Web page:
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The Eye of the Lynx: Galileo, His Friends and the Beginnings of Modern Natural History [Paperback]

David Freedberg

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Book Description

4 Nov 2003
Some years ago, David Freedberg opened a dusty cupboard at Windsor Castle and discovered hundreds of vividly coloured, masterfully precise drawings of all sorts of plants and animals from the Old and New Worlds. Coming upon thousands more drawings like them across Europe, Freedberg finally traced them all back to a little-known scientific organization from 17th-century Italy called the Academy of Linceans (or Lynxes). Founded by Prince Federico Cesi in 1603, the Linceans took as their task nothing less than the documentation and classification of all of nature in pictorial form. In this first book-length study of the Linceans to appear in English, Freedberg focuses especially on their unprecedented use of drawings based on microscopic observation and other new techniques of visualization. Where previous thinkers had classified objects based mainly on similarities of external appearance, the Linceans instead turned increasingly to sectioning, dissection and observation of internal structures. They applied their new research techniques to an incredible variety of subjects, from the objects in the heavens studied by their most famous (and infamous) member, Galileo Galilei - whom they supported at the most critical moments of his career - to the flora and fauna of Mexico, bees, fossils and the reproduction of plants and fungi. But by demonstrating the inadequacy of surface structures for ordering the world, the Linceans unwittingly planted the seeds for the demise of their own favourite method - visual description - as a mode of scientific classification. Profusely illustrated and engagingly written, "The Eye of the Lynx" uncovers a crucial episode n the development of visual representation and natural history. And perhaps as important, it offers readers a dazzling array of early modern drawings, from magnificently depicted birds and flowers to frogs in amber, monstrously misshapen citrus fruits and more.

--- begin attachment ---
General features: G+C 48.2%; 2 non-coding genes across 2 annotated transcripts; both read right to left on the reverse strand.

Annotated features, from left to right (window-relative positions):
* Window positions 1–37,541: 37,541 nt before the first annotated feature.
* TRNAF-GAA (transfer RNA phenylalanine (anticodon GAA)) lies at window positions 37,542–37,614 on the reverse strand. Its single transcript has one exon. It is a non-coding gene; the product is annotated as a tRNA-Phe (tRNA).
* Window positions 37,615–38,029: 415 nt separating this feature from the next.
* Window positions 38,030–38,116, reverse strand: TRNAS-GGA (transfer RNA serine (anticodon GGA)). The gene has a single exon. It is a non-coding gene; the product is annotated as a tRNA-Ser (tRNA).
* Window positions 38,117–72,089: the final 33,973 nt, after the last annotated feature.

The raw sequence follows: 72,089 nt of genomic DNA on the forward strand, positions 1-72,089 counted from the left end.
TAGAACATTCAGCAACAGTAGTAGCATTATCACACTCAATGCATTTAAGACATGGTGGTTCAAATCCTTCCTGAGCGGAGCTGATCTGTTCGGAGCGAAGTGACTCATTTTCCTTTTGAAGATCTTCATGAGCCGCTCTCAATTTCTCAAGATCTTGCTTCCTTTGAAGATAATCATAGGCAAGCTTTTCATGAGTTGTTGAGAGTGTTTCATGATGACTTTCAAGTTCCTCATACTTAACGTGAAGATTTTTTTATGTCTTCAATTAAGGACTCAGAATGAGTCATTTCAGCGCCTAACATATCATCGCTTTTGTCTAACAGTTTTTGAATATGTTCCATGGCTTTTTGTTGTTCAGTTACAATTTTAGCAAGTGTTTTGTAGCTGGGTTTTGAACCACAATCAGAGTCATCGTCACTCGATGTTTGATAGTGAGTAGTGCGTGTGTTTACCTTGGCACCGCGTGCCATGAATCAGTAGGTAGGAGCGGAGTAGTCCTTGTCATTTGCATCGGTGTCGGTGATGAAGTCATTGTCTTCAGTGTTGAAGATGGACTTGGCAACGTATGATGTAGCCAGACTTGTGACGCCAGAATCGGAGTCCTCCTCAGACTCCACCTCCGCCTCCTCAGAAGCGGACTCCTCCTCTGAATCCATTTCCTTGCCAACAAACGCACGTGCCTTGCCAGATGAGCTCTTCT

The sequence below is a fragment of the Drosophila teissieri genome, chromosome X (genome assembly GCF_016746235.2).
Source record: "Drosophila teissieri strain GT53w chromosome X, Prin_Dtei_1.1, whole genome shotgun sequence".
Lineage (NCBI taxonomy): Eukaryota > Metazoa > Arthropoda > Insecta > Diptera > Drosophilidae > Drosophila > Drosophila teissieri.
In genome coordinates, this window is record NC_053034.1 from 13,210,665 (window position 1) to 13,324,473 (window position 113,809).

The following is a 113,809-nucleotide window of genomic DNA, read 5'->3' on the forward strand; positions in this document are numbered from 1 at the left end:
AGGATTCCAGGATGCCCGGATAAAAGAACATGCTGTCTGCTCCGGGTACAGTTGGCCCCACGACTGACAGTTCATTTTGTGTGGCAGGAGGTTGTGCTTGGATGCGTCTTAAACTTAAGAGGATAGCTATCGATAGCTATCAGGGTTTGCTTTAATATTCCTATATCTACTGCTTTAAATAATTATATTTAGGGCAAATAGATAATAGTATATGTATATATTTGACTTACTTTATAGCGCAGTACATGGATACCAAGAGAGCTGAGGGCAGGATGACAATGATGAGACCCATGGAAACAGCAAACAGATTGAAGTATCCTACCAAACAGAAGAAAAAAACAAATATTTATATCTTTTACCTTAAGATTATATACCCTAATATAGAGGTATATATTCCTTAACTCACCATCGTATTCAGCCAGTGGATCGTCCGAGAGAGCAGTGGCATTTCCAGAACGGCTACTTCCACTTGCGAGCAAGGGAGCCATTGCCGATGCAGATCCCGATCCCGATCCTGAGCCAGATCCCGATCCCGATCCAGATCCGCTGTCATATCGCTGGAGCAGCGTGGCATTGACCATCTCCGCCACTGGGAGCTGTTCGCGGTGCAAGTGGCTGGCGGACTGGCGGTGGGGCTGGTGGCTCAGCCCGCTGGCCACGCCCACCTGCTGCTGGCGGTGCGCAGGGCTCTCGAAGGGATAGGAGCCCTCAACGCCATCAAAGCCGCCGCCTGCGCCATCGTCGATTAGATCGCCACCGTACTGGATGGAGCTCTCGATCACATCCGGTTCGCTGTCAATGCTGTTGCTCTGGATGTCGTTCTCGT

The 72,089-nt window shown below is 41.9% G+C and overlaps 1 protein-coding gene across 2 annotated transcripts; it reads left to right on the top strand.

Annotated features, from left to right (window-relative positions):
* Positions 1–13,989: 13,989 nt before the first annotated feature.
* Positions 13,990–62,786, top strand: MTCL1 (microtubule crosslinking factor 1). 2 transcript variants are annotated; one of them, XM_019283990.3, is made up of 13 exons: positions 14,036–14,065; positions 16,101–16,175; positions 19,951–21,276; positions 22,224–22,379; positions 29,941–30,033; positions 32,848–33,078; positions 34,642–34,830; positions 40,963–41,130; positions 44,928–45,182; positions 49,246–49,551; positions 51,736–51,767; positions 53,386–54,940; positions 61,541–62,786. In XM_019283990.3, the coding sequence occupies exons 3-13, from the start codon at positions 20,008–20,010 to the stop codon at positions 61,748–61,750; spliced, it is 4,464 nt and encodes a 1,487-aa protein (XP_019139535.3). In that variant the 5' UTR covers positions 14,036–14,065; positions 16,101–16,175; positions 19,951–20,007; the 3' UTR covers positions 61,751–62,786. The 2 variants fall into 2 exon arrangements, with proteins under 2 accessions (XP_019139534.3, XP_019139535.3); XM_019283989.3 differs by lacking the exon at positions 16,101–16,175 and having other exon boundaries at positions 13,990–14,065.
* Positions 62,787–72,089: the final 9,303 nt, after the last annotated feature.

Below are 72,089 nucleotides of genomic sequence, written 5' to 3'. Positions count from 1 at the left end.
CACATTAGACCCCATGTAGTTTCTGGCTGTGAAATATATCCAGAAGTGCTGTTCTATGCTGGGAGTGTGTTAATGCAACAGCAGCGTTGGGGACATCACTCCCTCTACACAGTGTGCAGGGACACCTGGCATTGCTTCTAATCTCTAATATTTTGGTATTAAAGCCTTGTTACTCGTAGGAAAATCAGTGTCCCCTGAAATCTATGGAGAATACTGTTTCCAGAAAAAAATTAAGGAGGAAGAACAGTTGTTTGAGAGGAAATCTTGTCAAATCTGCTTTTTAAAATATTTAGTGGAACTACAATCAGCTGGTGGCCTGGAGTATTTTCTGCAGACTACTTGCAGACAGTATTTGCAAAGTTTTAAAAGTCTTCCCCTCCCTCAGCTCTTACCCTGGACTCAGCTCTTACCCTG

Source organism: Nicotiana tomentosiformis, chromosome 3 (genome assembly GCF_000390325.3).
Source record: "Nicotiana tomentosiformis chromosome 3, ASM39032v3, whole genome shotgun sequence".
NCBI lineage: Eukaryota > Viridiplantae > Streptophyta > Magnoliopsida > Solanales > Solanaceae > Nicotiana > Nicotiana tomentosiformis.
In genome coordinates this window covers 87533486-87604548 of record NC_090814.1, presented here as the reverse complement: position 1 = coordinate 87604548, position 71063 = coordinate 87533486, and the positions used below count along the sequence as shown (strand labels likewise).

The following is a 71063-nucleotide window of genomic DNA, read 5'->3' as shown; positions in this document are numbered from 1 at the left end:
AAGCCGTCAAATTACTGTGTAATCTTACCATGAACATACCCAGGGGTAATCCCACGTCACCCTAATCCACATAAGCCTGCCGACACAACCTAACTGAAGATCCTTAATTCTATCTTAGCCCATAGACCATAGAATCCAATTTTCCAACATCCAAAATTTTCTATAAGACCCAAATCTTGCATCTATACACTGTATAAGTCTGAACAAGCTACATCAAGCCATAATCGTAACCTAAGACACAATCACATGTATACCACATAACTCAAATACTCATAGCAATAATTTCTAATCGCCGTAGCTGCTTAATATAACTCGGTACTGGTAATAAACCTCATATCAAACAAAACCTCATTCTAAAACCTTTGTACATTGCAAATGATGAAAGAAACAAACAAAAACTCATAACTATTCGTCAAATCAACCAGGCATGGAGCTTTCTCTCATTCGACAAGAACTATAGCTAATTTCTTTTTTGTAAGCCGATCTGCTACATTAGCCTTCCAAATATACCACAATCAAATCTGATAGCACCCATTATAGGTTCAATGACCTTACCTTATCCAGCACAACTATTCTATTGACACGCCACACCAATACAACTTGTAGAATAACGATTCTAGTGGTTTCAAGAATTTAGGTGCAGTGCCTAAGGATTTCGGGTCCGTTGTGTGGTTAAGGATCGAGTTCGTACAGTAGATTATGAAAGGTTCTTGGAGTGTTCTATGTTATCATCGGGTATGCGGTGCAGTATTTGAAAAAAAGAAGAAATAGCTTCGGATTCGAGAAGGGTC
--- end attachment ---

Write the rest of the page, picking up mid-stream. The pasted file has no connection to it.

Product details

  • Paperback: 528 pages
  • Publisher: University of Chicago Press; New edition edition (4 Nov 2003)
  • Language: English
  • ISBN-10: 0226261484
  • ISBN-13: 978-0226261485
  • Product Dimensions: 26 x 17.2 x 3 cm
  • Amazon Bestsellers Rank: 1,018,779 in Books (See Top 100 in Books)

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Product Description

About the Author

David Freedberg is a professor of art history and director of the Italian Academy for Advanced Studies in America at Columbia University. His books include "The Power of Images: Studies in the History and Theory of Response," also published by the University of Chicago Press;" The Prints of Bruegel the Elder"; "Art in History, History in Art: Studies in Seventeenth-Century Dutch Culture" (with Jan de Vries); "Rubens: The Life of Christ after the Passion"; and "Dutch Landscape Prints of the Seventeenth Century."

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This book tells of a forgotten yet exalted episode in the history of science and art. Read the first page
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Front Cover | Copyright | Table of Contents | Excerpt | Index | Back Cover